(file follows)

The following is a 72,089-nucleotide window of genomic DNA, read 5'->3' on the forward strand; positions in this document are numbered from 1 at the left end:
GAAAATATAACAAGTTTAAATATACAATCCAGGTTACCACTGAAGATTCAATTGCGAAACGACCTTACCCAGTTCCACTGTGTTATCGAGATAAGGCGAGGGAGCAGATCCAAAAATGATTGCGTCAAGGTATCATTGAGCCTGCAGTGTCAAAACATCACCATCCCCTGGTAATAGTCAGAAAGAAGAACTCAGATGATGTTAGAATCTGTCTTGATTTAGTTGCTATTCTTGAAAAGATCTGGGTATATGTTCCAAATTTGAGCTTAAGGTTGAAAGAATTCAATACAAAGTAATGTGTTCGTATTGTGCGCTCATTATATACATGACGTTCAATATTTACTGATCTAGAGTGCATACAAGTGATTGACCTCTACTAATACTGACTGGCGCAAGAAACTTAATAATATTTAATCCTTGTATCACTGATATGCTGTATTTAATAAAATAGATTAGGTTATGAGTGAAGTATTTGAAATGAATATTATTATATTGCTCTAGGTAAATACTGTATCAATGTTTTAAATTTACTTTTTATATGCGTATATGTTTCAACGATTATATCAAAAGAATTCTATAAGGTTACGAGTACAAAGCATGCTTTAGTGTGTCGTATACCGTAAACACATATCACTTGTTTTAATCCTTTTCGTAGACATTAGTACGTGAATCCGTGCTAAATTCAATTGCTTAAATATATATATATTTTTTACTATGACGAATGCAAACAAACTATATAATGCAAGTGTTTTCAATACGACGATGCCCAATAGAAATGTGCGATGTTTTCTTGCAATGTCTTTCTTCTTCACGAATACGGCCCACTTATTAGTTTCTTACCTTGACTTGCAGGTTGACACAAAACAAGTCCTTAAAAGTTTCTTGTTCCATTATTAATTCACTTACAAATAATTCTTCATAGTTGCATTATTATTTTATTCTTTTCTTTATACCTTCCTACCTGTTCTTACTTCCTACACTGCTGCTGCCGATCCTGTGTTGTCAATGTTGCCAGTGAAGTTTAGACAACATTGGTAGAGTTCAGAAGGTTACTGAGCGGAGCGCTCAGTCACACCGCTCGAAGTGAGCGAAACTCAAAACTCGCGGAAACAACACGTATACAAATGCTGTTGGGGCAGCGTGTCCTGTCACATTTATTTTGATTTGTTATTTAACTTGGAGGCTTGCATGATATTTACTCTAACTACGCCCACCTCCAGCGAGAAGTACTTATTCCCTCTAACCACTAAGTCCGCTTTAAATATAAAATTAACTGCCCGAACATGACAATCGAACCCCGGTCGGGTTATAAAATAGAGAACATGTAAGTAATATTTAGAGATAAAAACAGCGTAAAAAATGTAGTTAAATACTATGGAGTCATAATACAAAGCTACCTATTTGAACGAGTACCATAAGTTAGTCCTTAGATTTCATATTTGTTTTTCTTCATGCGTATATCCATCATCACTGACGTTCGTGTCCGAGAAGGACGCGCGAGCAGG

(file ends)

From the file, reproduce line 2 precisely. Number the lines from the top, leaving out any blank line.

GAAAATATAACAAGTTTAAATATACAATCCAGGTTACCACTGAAGATTCAATTGCGAAACGACCTTACCCAGTTCCACTGTGTTATCGAGATAAGGCGAGGGAGCAGATCCAAAAATGATTGCGTCAAGGTATCATTGAGCCTGCAGTGTCAAAACATCACCATCCCCTGGTAATAGTCAGAAAGAAGAACTCAGATGATGTTAGAATCTGTCTTGATTTAGTTGCTATTCTTGAAAAGATCTGGGTATATGTTCCAAATTTGAGCTTAAGGTTGAAAGAATTCAATACAAAGTAATGTGTTCGTATTGTGCGCTCATTATATACATGACGTTCAATATTTACTGATCTAGAGTGCATACAAGTGATTGACCTCTACTAATACTGACTGGCGCAAGAAACTTAATAATATTTAATCCTTGTATCACTGATATGCTGTATTTAATAAAATAGATTAGGTTATGAGTGAAGTATTTGAAATGAATATTATTATATTGCTCTAGGTAAATACTGTATCAATGTTTTAAATTTACTTTTTATATGCGTATATGTTTCAACGATTATATCAAAAGAATTCTATAAGGTTACGAGTACAAAGCATGCTTTAGTGTGTCGTATACCGTAAACACATATCACTTGTTTTAATCCTTTTCGTAGACATTAGTACGTGAATCCGTGCTAAATTCAATTGCTTAAATATATATATATTTTTTACTATGACGAATGCAAACAAACTATATAATGCAAGTGTTTTCAATACGACGATGCCCAATAGAAATGTGCGATGTTTTCTTGCAATGTCTTTCTTCTTCACGAATACGGCCCACTTATTAGTTTCTTACCTTGACTTGCAGGTTGACACAAAACAAGTCCTTAAAAGTTTCTTGTTCCATTATTAATTCACTTACAAATAATTCTTCATAGTTGCATTATTATTTTATTCTTTTCTTTATACCTTCCTACCTGTTCTTACTTCCTACACTGCTGCTGCCGATCCTGTGTTGTCAATGTTGCCAGTGAAGTTTAGACAACATTGGTAGAGTTCAGAAGGTTACTGAGCGGAGCGCTCAGTCACACCGCTCGAAGTGAGCGAAACTCAAAACTCGCGGAAACAACACGTATACAAATGCTGTTGGGGCAGCGTGTCCTGTCACATTTATTTTGATTTGTTATTTAACTTGGAGGCTTGCATGATATTTACTCTAACTACGCCCACCTCCAGCGAGAAGTACTTATTCCCTCTAACCACTAAGTCCGCTTTAAATATAAAATTAACTGCCCGAACATGACAATCGAACCCCGGTCGGGTTATAAAATAGAGAACATGTAAGTAATATTTAGAGATAAAAACAGCGTAAAAAATGTAGTTAAATACTATGGAGTCATAATACAAAGCTACCTATTTGAACGAGTACCATAAGTTAGTCCTTAGATTTCATATTTGTTTTTCTTCATGCGTATATCCATCATCACTGACGTTCGTGTCCGAGAAGGACGCGCGAGCAGG